Figure 2. Disturbance in gut microbiota by antibiotics increased the survival of Mtb in the lungs and its dissemination to other organs. Mice treated with antibiotics prior and post exposure to Mtb infection. Later, animals were sacrificed, and lungs were isolated. Bacterial burden in (A) pre-antibiotics and (B) post-antibiotics-treated group was estimated by plating serial dilutions of lung homogenate on 7H11 agar plates. Colonies were enumerated on 21 days of plating. Bar graph depicts the bacterial burden in lungs. Data shown as mean ± SEM are representative of three independent experiments (n = 4–5 mice/group). (C) Histopathology sections of lungs of pre-antibiotics and post-antibiotics group were H&E stained and imaged at a magnification 40×. (D) Bar graphs depict the percentage of tuberculous region of pre-antibiotics Mtb group. Data are representative of three independent experiments (n = 4–5 animals/group) (*p < 0.05 and **p < 0.01).

Dissemination of Mtb from lungs to other parts of the body is a probable factor responsible for extra-pulmonary infection. Interestingly, significant increase in the bacterial load of Mtb was observed in the spleen (p < 0.01) and liver (p < 0.05) of pre-antibiotics Mtb-infected model (Figure 3A). Similarly, post-antibiotics infected mice showed greater Mtb burden in the spleen (p < 0.01) and liver (p < 0.01), as compared to controls (Figure 3B). These data suggest that gut the microbiota play a crucial role in restricting the proliferation and dissemination of Mtb.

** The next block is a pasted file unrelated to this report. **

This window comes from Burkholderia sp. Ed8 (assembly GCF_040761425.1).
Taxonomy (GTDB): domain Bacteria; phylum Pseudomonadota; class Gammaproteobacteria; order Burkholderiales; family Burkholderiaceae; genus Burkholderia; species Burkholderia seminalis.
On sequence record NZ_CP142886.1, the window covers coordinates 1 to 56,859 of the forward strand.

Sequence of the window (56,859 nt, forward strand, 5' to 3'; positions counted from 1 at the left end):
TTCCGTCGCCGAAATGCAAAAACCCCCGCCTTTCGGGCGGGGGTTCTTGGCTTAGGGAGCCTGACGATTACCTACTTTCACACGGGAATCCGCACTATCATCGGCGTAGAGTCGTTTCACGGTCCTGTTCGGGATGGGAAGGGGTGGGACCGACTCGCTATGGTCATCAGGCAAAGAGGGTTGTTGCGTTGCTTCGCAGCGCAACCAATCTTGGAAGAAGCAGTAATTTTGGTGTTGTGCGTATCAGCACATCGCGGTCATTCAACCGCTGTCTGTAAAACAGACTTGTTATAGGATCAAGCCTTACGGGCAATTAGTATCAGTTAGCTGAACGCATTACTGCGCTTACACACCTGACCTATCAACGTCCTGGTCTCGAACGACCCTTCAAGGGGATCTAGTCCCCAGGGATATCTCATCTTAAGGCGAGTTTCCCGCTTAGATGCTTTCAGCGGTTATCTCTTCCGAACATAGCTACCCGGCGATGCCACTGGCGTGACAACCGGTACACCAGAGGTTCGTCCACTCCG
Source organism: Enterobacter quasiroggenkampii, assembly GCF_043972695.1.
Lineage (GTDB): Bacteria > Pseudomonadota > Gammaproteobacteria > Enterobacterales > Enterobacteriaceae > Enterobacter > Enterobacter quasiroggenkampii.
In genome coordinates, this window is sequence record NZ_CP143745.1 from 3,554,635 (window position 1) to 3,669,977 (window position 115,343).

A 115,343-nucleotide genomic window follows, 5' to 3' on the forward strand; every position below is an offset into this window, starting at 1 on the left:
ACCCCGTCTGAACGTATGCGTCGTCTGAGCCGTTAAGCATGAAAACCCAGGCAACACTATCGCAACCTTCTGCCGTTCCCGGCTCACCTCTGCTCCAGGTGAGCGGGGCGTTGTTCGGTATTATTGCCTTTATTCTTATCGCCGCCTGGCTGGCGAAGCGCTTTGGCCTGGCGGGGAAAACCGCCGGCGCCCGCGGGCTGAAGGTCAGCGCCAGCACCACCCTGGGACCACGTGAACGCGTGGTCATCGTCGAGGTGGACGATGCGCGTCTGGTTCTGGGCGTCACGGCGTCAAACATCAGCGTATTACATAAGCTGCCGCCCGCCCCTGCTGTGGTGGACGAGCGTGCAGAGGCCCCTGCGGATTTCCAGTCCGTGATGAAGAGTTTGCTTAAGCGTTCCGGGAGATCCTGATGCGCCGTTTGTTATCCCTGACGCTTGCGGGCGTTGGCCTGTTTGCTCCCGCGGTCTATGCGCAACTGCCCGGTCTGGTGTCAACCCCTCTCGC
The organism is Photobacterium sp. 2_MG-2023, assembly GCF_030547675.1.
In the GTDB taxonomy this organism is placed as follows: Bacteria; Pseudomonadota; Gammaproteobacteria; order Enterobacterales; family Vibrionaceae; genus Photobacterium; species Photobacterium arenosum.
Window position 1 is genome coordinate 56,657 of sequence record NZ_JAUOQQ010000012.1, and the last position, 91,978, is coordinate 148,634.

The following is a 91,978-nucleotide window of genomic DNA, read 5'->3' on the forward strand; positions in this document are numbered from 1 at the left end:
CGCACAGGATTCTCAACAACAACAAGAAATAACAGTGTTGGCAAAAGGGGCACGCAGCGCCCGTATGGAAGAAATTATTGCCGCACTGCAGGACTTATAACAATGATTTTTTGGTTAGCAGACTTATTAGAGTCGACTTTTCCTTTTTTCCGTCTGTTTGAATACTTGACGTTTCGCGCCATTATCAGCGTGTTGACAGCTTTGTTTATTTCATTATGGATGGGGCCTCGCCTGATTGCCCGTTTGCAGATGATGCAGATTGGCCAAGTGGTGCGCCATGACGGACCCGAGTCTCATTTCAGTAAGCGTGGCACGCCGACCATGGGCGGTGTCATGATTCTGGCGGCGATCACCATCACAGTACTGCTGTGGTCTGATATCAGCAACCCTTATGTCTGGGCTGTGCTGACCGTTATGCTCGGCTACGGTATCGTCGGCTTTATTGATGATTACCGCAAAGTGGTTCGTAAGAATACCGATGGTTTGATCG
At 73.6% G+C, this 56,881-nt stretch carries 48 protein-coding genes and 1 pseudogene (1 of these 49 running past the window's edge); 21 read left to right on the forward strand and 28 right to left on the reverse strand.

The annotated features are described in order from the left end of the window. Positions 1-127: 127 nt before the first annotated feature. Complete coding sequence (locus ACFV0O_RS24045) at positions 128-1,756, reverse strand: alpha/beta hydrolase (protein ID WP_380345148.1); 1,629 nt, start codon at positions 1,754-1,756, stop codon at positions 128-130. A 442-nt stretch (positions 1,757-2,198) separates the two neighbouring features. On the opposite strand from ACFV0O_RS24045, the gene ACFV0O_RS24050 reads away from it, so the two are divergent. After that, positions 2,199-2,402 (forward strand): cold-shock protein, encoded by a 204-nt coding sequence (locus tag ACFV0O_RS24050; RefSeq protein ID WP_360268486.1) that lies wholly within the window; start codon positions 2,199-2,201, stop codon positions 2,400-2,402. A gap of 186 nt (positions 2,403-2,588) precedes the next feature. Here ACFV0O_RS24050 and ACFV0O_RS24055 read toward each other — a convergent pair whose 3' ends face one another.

FIGURE 3
www.frontiersin.org

Figure 3. Disrupted gut microbiota promotes the dissemination of Mtb. Mice were treated with (A) pre-antibiotics and (B) post-antibiotics to Mtb infection. After 42 days, mice were sacrificed, and Mtb load was estimated in the spleen and liver by enumerating CFUs. Bar graph depicts the Mtb load. Data shown as mean ± SEM are representative of three independent experiments (n = 4–5 animals/group) (*p < 0.05 and **p < 0.01).